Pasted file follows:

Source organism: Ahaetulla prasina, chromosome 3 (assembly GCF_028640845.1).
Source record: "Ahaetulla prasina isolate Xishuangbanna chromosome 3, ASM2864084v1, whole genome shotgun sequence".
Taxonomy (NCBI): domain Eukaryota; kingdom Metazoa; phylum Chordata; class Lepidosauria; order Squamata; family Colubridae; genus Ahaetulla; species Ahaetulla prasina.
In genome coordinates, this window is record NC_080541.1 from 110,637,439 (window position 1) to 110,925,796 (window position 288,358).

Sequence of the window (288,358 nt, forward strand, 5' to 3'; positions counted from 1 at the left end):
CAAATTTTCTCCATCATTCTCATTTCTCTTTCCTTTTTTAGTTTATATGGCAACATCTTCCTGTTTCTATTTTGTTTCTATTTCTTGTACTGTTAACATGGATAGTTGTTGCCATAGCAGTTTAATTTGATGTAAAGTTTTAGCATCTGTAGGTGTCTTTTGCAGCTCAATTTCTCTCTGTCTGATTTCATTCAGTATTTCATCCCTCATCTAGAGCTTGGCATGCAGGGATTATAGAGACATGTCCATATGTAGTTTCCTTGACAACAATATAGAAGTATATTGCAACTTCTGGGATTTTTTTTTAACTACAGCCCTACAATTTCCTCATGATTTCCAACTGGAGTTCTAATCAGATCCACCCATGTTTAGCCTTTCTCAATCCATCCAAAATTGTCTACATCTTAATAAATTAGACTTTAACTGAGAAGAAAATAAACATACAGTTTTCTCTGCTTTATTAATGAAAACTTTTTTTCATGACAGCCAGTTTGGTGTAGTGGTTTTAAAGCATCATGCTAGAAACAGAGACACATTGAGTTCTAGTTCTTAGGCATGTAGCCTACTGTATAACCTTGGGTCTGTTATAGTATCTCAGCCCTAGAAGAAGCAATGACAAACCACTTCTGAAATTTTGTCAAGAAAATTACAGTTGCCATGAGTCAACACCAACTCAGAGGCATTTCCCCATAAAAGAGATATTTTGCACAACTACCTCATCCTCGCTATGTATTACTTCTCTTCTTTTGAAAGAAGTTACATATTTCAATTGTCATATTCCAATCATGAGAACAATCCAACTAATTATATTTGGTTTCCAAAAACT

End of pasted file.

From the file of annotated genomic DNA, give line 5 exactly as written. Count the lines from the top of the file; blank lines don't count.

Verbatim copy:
Sequence of the window (288,358 nt, forward strand, 5' to 3'; positions counted from 1 at the left end):